Sir James George Frazer > The Golden Bough > Page 514
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Sir James George Frazer (1854–1941).  The Golden Bough.  1922.

Page 514
 
for the consumption of the assembled people a portion is placed in a special vessel and set before the bear’s head: this is called “feeding the head.” After the bear has been killed, dogs are sacrificed in couples of male and female. Before being throttled, they are fed and invited to go to their lord on the highest mountain, to change their skins, and to return next year in the form of bears. The soul of the dead bear departs to the same lord, who is also lord of the primaeval forest; it goes away laden with the offerings that have been made to it, and attended by the souls of the dogs and also by the souls of the sacred whittled sticks, which figure prominently at the festival.
  The Goldi, neighbours of the Gilyaks, treat the bear in much the same way. They hunt and kill it; but sometimes they capture a live bear and keep him in a cage, feeding him well and calling him their son and brother. Then at a great festival he is taken from his cage, paraded about with marked consideration, and afterwards killed and eaten. “The skull, jaw-bones, and ears are then suspended on a tree, as an antidote against evil spirits; but the flesh is eaten and much relished, for they believe that all who partake of it acquire a zest for the chase, and become courageous.”
  The Orotchis, another Tunguzian people of the region of the Amoor, hold bear-festivals of the same general character. Any one who catches a bear cub considers it his bounden duty to rear it in a cage for about three years, in order at the end of that time to kill it publicly and eat the flesh with his friends. The feasts being public, though organised by individuals, the people try to have one in each Orotchi village every year in turn. When the bear is taken out of his cage, he is led about by means of ropes to all the huts, accompanied by people armed with lances, bows, and arrows. At each hut the bear and bear-leaders are treated to something good to eat and drink. This goes on for several days until all the huts, not only in that village but also in the next, have been visited. The days are given up to sport and noisy jollity. Then the bear is tied to a tree or wooden pillar and shot to death by the arrows of the crowd, after which its flesh is roasted and eaten. Among the Orotchis of the Tundja River women take part in the bear-feasts, while among the Orotchis of the River Vi the women will not even touch bear’s flesh.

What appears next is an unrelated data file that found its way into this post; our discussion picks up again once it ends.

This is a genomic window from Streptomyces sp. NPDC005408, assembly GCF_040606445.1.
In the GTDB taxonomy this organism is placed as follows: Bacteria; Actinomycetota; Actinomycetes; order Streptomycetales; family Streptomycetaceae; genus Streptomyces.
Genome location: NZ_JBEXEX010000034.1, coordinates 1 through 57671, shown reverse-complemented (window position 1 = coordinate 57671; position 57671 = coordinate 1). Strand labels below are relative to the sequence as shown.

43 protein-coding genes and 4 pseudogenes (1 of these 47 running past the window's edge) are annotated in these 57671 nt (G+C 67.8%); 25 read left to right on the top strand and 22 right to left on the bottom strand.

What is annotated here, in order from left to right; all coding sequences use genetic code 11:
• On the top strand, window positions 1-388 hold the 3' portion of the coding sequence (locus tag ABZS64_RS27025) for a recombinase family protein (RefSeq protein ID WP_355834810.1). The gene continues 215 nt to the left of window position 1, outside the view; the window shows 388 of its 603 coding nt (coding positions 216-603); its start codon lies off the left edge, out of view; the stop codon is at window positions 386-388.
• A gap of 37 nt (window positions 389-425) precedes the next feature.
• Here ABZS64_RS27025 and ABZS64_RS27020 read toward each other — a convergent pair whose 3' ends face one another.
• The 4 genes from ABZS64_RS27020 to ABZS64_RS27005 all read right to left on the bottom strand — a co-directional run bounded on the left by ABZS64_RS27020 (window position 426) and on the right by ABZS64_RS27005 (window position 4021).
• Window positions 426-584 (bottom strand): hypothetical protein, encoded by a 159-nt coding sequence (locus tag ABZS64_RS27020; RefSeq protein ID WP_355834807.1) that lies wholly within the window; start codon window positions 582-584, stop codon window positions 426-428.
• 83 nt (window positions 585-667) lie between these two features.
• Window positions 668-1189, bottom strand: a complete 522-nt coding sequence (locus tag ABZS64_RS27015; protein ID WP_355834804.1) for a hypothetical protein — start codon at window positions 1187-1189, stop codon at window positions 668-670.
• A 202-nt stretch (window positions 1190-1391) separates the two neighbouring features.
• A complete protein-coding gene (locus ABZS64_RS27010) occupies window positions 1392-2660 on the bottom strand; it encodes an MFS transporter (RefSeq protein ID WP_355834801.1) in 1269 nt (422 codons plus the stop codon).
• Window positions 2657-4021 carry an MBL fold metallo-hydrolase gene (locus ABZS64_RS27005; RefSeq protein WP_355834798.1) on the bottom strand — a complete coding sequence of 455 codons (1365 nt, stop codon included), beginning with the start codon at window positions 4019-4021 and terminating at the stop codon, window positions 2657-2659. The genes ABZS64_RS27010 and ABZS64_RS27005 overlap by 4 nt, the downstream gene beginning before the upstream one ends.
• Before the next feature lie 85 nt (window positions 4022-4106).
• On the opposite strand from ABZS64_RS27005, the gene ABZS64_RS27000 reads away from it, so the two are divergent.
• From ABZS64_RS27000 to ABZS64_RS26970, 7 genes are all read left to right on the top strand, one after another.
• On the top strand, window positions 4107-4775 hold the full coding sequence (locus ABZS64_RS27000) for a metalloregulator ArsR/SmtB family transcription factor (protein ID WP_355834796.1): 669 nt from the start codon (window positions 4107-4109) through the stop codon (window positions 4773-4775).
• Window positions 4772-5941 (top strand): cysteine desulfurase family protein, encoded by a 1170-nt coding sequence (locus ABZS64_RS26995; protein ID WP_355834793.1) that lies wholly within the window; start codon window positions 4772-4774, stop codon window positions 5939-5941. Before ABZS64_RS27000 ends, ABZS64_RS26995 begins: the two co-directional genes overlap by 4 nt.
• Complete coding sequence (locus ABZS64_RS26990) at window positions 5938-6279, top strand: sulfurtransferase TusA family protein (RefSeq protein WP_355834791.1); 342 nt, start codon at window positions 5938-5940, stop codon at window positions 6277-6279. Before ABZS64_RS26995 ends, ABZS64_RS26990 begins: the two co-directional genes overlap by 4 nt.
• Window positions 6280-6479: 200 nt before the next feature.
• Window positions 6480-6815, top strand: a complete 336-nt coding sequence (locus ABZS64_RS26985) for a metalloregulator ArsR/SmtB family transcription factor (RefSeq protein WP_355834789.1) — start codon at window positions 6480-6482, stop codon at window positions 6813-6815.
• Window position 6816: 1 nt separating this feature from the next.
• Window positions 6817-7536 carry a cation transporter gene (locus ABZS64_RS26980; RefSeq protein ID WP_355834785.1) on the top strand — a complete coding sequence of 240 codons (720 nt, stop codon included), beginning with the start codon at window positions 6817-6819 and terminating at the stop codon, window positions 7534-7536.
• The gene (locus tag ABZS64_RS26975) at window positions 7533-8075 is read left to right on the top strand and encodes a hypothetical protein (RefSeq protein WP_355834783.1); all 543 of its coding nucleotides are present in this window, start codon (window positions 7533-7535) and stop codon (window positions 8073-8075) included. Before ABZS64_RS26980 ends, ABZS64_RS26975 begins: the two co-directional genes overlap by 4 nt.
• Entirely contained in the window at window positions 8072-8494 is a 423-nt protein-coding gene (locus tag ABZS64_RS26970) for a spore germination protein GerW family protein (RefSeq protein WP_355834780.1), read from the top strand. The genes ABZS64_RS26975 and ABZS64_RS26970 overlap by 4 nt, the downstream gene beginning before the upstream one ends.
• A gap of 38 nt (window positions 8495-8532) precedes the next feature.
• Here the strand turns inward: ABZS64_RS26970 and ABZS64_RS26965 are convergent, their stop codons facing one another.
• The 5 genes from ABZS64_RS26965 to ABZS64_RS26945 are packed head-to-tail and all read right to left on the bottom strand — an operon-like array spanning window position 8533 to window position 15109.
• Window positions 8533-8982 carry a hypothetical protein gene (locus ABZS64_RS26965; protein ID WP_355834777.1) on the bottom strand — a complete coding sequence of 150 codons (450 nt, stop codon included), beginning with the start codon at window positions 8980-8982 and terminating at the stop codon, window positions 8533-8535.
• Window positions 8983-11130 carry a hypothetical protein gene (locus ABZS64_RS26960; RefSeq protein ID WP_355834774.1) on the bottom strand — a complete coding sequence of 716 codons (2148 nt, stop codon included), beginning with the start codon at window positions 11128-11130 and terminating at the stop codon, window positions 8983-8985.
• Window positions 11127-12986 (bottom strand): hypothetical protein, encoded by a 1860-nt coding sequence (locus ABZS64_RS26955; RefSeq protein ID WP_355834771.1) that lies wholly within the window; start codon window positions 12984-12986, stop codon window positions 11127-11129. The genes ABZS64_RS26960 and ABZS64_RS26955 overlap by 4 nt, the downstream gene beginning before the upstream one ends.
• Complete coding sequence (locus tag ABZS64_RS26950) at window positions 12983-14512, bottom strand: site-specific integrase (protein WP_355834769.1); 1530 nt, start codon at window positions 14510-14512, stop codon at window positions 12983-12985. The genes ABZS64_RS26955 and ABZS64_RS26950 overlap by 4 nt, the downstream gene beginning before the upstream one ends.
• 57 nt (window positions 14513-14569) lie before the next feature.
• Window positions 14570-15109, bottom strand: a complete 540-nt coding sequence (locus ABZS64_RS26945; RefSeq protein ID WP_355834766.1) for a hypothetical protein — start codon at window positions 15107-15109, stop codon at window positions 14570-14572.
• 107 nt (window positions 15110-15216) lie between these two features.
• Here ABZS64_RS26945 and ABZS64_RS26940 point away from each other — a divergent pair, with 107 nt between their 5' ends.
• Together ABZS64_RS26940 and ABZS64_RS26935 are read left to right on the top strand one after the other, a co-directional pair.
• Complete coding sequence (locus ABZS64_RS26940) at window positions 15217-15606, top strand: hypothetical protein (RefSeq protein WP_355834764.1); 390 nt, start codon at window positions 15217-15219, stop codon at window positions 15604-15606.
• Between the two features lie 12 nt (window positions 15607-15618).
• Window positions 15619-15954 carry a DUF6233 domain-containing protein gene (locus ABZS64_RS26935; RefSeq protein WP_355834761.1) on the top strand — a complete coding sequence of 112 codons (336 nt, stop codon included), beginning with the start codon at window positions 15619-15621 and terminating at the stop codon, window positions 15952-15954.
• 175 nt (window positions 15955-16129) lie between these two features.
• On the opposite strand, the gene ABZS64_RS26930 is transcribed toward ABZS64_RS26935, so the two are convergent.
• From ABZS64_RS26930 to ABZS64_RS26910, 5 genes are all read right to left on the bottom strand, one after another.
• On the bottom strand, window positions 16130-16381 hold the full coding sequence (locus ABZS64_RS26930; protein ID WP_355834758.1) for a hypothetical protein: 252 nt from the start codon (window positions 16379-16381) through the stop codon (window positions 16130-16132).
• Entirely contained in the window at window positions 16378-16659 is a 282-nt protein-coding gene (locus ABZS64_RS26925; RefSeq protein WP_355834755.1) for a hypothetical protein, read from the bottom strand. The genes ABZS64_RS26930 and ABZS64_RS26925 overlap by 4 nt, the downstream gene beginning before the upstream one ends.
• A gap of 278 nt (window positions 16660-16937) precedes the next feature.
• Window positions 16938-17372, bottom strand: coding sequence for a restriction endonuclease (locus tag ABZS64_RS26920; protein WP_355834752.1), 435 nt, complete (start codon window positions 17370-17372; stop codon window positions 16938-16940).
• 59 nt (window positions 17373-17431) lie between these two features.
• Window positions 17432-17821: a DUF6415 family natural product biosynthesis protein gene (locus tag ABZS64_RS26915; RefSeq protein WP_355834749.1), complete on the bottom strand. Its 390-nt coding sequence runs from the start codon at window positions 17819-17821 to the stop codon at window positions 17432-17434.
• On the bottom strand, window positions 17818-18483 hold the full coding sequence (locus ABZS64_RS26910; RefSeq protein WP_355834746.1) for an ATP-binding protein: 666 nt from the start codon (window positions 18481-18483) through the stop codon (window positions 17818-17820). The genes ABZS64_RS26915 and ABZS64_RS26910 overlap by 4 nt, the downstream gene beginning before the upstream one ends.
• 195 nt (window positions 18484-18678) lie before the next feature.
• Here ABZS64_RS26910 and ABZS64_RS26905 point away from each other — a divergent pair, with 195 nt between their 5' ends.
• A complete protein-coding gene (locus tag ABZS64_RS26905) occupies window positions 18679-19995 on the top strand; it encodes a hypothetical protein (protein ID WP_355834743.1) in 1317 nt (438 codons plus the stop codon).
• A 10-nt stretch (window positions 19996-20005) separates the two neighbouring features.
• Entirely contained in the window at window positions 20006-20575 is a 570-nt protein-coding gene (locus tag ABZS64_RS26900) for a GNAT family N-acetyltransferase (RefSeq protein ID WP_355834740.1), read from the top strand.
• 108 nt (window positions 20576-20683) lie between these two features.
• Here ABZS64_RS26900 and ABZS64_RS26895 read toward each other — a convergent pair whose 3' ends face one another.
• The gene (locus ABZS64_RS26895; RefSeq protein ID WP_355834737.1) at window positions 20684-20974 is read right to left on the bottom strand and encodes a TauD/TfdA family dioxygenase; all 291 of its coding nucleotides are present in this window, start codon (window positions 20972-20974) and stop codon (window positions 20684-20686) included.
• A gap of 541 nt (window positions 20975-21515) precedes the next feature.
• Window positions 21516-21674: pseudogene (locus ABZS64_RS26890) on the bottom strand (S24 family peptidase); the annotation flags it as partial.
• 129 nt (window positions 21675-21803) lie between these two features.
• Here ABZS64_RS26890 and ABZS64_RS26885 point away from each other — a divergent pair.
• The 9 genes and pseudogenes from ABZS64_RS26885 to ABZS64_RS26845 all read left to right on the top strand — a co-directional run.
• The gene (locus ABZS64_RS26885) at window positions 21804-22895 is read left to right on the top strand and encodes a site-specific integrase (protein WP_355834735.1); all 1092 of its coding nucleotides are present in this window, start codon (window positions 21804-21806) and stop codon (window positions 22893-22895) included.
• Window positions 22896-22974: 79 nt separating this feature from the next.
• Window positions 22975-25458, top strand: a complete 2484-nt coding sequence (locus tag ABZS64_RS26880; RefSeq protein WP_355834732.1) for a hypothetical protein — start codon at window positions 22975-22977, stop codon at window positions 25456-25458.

In the treatment of the captive bear by these tribes there are features which can hardly be distinguished from worship. Such, for example, are the prayers offered to it both alive and dead; the offerings of food, including portions of its own flesh, laid before the animal’s skull; and the Gilyak custom of leading the living beast to the river in order to ensure a supply of fish, and of conducting him from house to house in order that every family may receive his blessing, just as in Europe a May-tree or a personal representative of the tree-spirit used to be taken from door to door in spring for the sake of diffusing among all and sundry the fresh energies of reviving nature. Again, the solemn participation in his flesh and blood, and particularly the Aino custom of sharing the contents of the cup which had been consecrated by being

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